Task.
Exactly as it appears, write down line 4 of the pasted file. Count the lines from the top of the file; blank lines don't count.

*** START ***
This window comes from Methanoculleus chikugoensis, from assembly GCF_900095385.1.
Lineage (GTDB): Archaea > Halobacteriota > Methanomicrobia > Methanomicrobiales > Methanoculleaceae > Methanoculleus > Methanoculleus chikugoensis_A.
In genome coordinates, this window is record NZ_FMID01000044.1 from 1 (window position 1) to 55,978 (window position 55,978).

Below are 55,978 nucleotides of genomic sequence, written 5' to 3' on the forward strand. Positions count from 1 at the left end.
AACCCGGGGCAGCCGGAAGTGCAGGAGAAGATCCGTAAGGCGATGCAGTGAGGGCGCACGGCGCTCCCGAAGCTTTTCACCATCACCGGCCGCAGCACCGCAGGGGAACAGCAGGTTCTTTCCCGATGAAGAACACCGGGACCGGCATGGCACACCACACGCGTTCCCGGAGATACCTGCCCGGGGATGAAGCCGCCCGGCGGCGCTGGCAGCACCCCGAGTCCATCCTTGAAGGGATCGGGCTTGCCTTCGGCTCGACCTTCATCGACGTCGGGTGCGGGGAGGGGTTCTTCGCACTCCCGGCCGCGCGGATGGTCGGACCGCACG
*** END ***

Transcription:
Below are 55,978 nucleotides of genomic sequence, written 5' to 3' on the forward strand. Positions count from 1 at the left end.